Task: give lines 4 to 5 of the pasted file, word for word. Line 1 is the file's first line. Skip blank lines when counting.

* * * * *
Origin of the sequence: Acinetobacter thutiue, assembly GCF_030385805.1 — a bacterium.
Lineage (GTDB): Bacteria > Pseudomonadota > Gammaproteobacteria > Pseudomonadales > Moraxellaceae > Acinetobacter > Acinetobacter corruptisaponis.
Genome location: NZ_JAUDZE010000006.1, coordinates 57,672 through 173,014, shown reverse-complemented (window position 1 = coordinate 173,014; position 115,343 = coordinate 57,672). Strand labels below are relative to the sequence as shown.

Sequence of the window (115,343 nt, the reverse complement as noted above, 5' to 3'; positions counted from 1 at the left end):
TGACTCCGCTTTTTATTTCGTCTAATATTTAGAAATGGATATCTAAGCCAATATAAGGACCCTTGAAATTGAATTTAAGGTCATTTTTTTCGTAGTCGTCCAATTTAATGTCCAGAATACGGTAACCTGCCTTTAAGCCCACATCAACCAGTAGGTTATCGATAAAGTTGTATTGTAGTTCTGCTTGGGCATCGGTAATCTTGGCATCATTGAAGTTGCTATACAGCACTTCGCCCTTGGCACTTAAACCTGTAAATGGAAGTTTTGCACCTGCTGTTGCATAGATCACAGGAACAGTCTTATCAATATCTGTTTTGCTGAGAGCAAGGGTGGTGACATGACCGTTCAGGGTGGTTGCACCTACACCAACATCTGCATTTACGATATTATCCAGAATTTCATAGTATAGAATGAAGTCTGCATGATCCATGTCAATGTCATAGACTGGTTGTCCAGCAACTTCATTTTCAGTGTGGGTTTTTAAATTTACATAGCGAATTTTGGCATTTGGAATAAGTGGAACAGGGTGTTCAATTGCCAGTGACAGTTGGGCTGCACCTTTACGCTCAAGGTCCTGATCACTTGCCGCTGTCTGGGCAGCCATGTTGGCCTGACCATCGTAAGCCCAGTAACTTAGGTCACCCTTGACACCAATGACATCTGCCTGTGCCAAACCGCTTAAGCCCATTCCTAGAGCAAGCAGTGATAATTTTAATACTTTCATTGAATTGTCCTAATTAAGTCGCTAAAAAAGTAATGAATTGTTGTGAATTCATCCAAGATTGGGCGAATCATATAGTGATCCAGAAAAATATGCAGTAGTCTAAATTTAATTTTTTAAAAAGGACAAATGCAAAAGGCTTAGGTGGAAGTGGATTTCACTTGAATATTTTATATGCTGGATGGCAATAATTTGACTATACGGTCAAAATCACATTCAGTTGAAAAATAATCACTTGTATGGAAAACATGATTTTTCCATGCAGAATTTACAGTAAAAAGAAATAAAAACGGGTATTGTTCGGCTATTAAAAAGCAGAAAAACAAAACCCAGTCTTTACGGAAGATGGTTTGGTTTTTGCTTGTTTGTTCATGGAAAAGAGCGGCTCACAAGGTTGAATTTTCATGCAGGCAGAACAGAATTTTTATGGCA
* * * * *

Sequence of the window (115,343 nt, the reverse complement as noted above, 5' to 3'; positions counted from 1 at the left end):
TGACTCCGCTTTTTATTTCGTCTAATATTTAGAAATGGATATCTAAGCCAATATAAGGACCCTTGAAATTGAATTTAAGGTCATTTTTTTCGTAGTCGTCCAATTTAATGTCCAGAATACGGTAACCTGCCTTTAAGCCCACATCAACCAGTAGGTTATCGATAAAGTTGTATTGTAGTTCTGCTTGGGCATCGGTAATCTTGGCATCATTGAAGTTGCTATACAGCACTTCGCCCTTGGCACTTAAACCTGTAAATGGAAGTTTTGCACCTGCTGTTGCATAGATCACAGGAACAGTCTTATCAATATCTGTTTTGCTGAGAGCAAGGGTGGTGACATGACCGTTCAGGGTGGTTGCACCTACACCAACATCTGCATTTACGATATTATCCAGAATTTCATAGTATAGAATGAAGTCTGCATGATCCATGTCAATGTCATAGACTGGTTGTCCAGCAACTTCATTTTCAGTGTGGGTTTTTAAATTTACATAGCGAATTTTGGCATTTGGAATAAGTGGAACAGGGTGTTCAATTGCCAGTGACAGTTGGGCTGCACCTTTACGCTCAAGGTCCTGATCACTTGCCGCTGTCTGGGCAGCCATGTTGGCCTGACCATCGTAAGCCCAGTAACTTAGGTCACCCTTGACACCAATGACATCTGCCTGTGCCAAACCGCTTAAGCCCATTCCTAGAGCAAGCAGTGATAATTTTAATACTTTCATTGAATTGTCCTAATTAAGTCGCTAAAAAAGTAATGAATTGTTGTGAATTCATCCAAGATTGGGCGAATCATATAGTGATCCAGAAAAATATGCAGTAGTCTAAATTTAATTTTTTAAAAAGGACAAATGCAAAAGGCTTAGGTGGAAGTGGATTTCACTTGAATATTTTATATGCTGGATGGCAATAATTTGACTATACGGTCAAAATCACATTCAGTTGAAAAATAATCACTTGTATGGAAAACATGATTTTTCCATGCAGAATTTACAGTAAAAAGAAATAAAAACGGGTATTGTTCGGCTATTAAAAAGCAGAAAAACAAAACCCAGTCTTTACGGAAGATGGTTTGGTTTTTGCTTGTTTGTTCATGGAAAAGAGCGGCTCACAAGGTTGAATTTTCATGCAGGCAGAACAGAATTTTTATGGCA